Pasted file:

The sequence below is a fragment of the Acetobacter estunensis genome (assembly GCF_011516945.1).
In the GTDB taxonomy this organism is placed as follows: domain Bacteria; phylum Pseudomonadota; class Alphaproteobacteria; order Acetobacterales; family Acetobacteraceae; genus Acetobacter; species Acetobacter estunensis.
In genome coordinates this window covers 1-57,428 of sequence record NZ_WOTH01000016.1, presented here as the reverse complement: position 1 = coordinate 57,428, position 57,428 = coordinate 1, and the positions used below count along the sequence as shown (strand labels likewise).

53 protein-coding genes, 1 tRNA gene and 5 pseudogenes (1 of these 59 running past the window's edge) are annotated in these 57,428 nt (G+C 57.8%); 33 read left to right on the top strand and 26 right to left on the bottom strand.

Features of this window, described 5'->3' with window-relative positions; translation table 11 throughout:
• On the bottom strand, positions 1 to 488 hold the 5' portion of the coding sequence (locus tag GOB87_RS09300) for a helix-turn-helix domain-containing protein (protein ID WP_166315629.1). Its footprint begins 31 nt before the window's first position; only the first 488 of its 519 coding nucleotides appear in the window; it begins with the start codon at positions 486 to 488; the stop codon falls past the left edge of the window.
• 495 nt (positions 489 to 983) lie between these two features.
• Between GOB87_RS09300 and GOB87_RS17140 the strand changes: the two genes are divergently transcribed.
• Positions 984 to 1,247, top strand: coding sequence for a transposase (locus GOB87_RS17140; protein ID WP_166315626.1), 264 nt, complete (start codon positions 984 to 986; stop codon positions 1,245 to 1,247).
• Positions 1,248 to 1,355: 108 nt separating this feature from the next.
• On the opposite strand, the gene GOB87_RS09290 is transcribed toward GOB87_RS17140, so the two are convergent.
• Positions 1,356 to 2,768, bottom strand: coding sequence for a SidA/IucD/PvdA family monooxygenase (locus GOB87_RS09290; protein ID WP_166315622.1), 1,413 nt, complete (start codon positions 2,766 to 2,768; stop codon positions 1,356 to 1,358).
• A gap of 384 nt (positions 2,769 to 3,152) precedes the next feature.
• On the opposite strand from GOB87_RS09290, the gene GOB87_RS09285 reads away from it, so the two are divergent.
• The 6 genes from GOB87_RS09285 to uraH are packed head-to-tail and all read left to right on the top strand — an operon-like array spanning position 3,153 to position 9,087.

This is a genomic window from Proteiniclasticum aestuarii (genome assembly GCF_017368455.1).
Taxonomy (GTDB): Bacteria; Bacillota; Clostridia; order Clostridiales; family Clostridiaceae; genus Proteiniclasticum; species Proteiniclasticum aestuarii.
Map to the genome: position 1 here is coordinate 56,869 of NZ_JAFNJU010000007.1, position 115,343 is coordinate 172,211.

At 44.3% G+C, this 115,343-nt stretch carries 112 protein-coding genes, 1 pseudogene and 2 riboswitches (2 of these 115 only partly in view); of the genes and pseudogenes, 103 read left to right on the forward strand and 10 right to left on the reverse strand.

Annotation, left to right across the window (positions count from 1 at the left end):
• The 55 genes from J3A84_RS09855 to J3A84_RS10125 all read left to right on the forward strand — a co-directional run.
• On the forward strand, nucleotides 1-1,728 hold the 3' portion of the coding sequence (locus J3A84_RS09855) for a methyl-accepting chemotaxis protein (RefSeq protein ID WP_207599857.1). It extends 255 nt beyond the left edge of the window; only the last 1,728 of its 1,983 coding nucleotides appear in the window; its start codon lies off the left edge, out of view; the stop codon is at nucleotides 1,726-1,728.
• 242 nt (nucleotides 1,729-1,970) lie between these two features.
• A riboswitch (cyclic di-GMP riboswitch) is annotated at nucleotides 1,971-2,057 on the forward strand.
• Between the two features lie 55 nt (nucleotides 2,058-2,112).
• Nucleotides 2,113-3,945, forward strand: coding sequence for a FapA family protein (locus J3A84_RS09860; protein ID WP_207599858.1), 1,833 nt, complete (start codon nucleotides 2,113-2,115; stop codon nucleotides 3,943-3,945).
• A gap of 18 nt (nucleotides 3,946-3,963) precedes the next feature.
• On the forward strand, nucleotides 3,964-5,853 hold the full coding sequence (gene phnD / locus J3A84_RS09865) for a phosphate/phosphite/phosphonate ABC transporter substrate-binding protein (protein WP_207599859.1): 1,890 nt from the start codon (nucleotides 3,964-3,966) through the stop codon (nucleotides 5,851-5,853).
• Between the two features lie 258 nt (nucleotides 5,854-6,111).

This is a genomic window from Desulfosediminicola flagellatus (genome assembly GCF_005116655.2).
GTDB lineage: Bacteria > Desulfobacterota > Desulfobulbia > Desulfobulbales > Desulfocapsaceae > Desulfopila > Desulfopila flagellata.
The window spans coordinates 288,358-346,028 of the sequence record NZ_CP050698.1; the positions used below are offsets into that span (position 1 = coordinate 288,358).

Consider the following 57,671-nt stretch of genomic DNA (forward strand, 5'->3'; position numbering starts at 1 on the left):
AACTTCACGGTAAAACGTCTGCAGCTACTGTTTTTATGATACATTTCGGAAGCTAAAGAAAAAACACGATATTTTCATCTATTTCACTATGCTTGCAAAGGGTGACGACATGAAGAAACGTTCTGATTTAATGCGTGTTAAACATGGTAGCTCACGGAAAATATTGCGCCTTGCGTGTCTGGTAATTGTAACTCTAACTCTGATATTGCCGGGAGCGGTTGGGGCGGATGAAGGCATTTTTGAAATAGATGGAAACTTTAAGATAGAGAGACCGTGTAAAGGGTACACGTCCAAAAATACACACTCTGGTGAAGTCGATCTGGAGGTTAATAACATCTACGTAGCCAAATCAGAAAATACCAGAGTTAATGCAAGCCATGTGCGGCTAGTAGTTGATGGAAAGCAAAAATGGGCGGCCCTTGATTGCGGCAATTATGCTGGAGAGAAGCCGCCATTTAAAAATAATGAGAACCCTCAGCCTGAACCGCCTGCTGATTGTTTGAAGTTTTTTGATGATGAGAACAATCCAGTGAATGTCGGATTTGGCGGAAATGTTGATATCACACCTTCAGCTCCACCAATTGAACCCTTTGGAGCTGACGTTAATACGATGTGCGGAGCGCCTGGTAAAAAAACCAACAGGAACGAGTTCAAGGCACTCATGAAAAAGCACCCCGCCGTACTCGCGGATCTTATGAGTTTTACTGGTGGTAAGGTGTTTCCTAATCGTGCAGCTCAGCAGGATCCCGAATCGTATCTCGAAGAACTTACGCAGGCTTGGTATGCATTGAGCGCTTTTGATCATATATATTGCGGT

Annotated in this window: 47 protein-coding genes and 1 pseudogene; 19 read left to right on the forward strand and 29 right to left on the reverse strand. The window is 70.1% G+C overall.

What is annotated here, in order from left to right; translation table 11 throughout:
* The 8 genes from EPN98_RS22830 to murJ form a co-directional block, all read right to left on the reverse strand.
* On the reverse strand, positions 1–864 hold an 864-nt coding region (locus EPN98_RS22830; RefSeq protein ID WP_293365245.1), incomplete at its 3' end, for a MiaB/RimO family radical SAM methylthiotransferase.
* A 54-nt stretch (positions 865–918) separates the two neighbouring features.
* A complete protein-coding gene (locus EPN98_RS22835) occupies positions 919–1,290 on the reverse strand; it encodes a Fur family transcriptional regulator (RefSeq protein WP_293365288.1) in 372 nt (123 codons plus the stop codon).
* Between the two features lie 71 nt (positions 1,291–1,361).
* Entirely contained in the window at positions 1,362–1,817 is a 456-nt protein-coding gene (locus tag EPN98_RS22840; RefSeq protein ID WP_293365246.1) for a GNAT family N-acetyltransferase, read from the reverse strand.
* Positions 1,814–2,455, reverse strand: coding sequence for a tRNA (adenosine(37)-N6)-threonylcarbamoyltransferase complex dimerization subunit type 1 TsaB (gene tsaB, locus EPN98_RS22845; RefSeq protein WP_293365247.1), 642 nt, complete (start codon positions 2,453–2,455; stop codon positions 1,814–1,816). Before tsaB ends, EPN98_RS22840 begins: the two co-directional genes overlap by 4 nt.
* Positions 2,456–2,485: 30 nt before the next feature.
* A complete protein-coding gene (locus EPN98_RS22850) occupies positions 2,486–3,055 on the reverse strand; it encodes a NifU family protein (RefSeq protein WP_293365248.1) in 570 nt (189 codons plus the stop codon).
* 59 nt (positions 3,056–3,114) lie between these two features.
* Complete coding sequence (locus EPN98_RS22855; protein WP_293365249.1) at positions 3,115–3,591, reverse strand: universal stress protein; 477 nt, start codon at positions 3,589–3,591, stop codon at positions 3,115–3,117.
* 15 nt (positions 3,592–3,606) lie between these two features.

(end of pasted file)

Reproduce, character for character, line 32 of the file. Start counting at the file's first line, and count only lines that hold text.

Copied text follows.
The window spans coordinates 288,358-346,028 of the sequence record NZ_CP050698.1; the positions used below are offsets into that span (position 1 = coordinate 288,358).